Most of it is not chilled, Will Self exaggerating. And the refrigerated stuff is meant to be refrigerated and has enough flavor to withstand the cold. It’s not the fizzy little one he remembers from another century. I’d love to give tours of modern beer for the few older folks stuck with bitter.
Liz Read
Via Facebook

Well not

Peter Trudgill’s article (“Dictators Who Loved Uniformity”, TNE #325) about the suppression of local languages ​​by Franco, Mussolini, Metaksas and Hitler was interesting and alarming. But I felt disappointed that there was no mention of the “Welsh Not”, a tool for the suppression of the Welsh language in Welsh schools in the 19th century.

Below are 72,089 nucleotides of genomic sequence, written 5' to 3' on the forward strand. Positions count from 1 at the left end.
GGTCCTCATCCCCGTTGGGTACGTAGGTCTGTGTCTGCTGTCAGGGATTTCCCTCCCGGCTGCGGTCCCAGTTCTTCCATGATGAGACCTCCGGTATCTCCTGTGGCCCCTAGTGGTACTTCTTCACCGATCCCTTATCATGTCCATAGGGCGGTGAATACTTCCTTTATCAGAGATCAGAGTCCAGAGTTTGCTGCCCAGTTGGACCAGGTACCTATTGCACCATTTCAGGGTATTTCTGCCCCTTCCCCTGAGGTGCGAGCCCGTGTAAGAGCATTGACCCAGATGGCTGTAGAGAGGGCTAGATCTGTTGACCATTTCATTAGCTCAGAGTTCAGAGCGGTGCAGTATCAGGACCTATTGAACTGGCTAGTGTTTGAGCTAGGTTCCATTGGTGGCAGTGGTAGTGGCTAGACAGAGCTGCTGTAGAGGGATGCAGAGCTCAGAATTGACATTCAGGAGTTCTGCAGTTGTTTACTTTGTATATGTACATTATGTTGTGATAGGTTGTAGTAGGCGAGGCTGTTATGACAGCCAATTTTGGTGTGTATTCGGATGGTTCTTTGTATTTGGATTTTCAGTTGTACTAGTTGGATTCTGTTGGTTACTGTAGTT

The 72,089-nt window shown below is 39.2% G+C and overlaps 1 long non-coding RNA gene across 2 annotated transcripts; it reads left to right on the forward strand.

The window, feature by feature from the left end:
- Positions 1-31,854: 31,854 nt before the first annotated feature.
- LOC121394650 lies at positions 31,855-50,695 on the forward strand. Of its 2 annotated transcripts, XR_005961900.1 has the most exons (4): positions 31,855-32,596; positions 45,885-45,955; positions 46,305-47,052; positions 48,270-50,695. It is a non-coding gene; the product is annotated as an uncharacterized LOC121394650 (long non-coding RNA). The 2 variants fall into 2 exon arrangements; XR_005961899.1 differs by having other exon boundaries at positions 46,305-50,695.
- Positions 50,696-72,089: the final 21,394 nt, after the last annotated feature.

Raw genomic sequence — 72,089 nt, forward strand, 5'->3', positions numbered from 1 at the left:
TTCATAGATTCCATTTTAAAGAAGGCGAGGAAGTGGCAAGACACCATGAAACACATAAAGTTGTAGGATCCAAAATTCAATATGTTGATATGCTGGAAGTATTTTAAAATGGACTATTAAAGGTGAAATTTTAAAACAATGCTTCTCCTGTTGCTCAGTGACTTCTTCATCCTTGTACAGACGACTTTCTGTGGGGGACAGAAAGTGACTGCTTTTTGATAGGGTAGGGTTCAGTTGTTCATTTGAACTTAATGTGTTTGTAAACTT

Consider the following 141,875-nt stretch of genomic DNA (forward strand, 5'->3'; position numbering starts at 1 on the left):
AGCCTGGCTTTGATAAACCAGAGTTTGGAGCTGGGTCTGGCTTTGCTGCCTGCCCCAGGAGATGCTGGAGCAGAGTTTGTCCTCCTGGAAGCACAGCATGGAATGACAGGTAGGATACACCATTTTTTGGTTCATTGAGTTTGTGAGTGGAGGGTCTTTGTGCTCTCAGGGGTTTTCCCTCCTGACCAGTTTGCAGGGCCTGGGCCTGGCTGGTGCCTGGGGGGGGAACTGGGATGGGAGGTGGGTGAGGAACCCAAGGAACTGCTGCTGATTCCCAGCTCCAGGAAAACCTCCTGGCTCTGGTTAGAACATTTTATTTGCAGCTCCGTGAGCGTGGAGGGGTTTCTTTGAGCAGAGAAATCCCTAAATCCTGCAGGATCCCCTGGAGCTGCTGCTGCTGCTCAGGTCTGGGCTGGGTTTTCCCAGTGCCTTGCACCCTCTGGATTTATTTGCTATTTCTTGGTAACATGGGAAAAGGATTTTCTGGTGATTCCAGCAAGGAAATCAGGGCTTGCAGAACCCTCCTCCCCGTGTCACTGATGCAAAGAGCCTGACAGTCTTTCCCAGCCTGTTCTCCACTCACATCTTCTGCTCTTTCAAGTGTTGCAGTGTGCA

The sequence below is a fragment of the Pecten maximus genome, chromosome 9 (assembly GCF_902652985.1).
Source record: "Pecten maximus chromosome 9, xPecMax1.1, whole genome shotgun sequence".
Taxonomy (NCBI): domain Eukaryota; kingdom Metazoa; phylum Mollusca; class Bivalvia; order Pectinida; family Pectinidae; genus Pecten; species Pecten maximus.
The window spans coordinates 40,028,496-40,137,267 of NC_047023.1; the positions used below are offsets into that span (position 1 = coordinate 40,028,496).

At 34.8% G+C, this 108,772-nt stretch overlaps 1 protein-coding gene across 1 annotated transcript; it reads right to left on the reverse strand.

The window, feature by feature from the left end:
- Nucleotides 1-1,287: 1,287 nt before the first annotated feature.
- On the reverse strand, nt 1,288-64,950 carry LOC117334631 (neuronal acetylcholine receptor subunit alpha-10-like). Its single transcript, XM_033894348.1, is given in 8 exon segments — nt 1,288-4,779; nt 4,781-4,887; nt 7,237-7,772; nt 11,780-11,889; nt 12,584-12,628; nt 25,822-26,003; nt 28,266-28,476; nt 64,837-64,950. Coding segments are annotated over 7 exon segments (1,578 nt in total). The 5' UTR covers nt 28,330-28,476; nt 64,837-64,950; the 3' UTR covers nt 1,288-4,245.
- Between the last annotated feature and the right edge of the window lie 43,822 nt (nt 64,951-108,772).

The first child to be heard speaking Welsh instead of English on a school day was made to wear or wear a piece of wood around the neck with “WN” carved on it. He or she would wear this until they heard another child speak Welsh, at which point the Not would then be passed on to that child. This continued throughout the school day. The child in the possession of the Not at the end of the day was then beaten by one of the masters.

So not only was the language suppressed, but the children themselves were forced to supervise its suppression. One can only imagine the wearer’s desperation to pass the Not on to another child to avoid the end of the day.

This was a shameful episode in the history of this country, not only because of the suppression of Welsh itself, but because of the use of the children to enforce it.
David Evans
Pontliw, Swansea

Woke up